Once we know the answers to the question above, we can look at the protection itself. Looking at backflow protection methods we define as non-mechanical protection, we have the physical air gap and the barometric loop. Both of these methods will protect against both high and low hazard backsiphonage. Installed correctly, they can provide critical protection, but each has its limitations. The air gap is used extensively on many plumbing fixtures and appliances. An air gap must be twice the effective opening of the supply piping and always a minimum of one inch. It provides a physical separation between the water supply and any contaminants. The installation of an air gap, however, eliminates all system pressure, and once water passes through an air gap, it may no longer be considered potable water. The barometric loop uses vertical distance to prevent backsiphonage. Since water cannot rise more the 33.9 feet in a perfect vacuum at sea level, the barometric loop stretches 35 feet above the highest fixture level using height and the weight of water to prevent backflow. Neither of these methods will prevent backpressure backflow, but if conditions permit, it makes sense to install protection that has no moving parts or requires maintenance or field testing to ensure its continued protection.
When we look at mechanical devices and assemblies, we find a number of options in our backflow toolbox. In low and high hazard backsiphonage situations, we can use vacuum breakers for these cross-connections. Vacuum breakers include several different types.
Protection available for low hazard backpressure and backsiphonage situations include double check valve assemblies, dual check valves, and backflow preventers with an intermediate atmospheric vent. This protection can be subjected to continuous pressure and is not required to be installed above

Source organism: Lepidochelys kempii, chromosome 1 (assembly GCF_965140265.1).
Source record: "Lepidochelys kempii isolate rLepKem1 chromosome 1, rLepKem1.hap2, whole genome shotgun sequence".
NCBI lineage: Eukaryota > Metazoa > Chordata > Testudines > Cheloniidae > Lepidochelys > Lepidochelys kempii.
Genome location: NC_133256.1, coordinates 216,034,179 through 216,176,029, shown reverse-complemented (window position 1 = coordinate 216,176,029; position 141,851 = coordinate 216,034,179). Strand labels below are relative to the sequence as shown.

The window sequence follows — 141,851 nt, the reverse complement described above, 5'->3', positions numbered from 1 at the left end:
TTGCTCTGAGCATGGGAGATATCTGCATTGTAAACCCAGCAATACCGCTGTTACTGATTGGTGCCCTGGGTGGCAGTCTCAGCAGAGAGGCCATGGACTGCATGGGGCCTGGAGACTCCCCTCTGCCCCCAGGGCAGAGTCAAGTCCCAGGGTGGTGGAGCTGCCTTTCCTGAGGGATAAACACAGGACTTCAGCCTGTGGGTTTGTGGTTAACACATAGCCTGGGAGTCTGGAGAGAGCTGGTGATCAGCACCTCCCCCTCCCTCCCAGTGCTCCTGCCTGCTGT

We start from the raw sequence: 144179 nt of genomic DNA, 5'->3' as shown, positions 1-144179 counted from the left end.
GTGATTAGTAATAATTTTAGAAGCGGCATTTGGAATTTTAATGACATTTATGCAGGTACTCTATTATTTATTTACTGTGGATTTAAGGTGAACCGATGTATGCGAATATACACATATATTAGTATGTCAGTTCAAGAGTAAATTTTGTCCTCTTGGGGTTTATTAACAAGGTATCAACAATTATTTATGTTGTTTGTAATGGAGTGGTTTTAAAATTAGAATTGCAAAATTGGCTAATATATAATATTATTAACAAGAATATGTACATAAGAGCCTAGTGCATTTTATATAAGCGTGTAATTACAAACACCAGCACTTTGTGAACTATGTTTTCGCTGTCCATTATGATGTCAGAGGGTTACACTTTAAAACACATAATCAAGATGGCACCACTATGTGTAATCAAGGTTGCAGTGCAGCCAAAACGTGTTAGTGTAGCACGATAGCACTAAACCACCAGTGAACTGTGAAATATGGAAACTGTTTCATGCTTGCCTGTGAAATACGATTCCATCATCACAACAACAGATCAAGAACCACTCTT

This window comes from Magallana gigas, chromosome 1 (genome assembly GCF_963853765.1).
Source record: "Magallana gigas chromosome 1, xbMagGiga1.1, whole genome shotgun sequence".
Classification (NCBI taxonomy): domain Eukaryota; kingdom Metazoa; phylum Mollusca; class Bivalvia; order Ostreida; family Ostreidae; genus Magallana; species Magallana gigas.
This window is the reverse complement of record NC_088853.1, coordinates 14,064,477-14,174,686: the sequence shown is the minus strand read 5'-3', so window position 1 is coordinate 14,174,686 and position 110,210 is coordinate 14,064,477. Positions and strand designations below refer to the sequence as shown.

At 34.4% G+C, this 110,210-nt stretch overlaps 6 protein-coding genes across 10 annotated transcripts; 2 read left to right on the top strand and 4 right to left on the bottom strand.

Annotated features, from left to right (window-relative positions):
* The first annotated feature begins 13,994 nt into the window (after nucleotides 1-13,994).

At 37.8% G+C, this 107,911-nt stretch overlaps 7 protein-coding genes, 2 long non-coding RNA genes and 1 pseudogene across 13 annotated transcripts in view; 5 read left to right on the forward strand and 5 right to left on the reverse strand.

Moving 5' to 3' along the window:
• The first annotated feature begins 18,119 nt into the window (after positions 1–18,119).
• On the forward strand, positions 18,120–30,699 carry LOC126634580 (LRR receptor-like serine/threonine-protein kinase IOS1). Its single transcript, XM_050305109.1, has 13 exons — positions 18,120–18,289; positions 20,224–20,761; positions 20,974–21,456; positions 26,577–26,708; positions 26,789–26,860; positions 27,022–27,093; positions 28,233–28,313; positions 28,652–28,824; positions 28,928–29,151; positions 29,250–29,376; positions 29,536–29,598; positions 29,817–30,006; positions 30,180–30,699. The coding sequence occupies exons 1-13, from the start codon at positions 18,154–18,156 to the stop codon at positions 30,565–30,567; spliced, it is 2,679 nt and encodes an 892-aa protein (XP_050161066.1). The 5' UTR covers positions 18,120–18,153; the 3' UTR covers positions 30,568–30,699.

the downstream piping.
If we look at high hazard backpressure and backsiphonage protection, we have limited choices. The reduced pressure principle assembly is the necessary protection in this hydraulic condition. The assembly contains two spring loaded closed check valves and includes a hydraulically activated, independently operating differential pressure relief valve, spring loaded to an open position, located in the reduced pressure zone between the check valves. This assembly allows us the highest level of protection, but it does come at a price. The assembly has a rated pressure loss during flow of between 14-26psi. Its differential pressure relief valve will discharge water in certain situations. At times, this discharge volume can be significant, which, if the assembly is not installed with the correct provisions for drainage, may lead to flooding and water damage in a high discharge volume event. The assembly’s differential relief valve is the component that ensures protection of the water system in the event of a failure of the assembly’s check valves. It alerts the building personnel that the valve requires service while at the same time maintaining a lower pressure in the reduced pressure zone that is upstream of the first check valve, making a reversal of flow impossible.
For more information about vacuum breakers, double check valve assemblies, and reduced pressure principle assemblies, I recommend reading “Mechanical Cross-Connection Control 101” by Dr. Stu Asay.
The secret to cross-connection control can be simple if we follow the correct steps. Look at each connection as a unique installation. Evaluate the degree of hazard and the type of backflow that could occur based on the laws of physics. Select the proper protection and have it correctly installed. Understand that the installation of a backflow preventer will change the existing hydraulic conditions in a water system and may create a closed water system. The resulting conditions may require the installation of thermal expansion protection and may also lead to a significant loss of pressure or volume within the water system.
Once protection is in place, have it tested and maintained using trained and certified individuals to ensure its continued reliability. Reevaluate the water system on a regular basis and after any new construction or significant change in use to ensure continued compliance with existing codes and regulation. That way, our potable water supply will be protected.
Article by Sean Cleary first appeared in Working Pressure magazine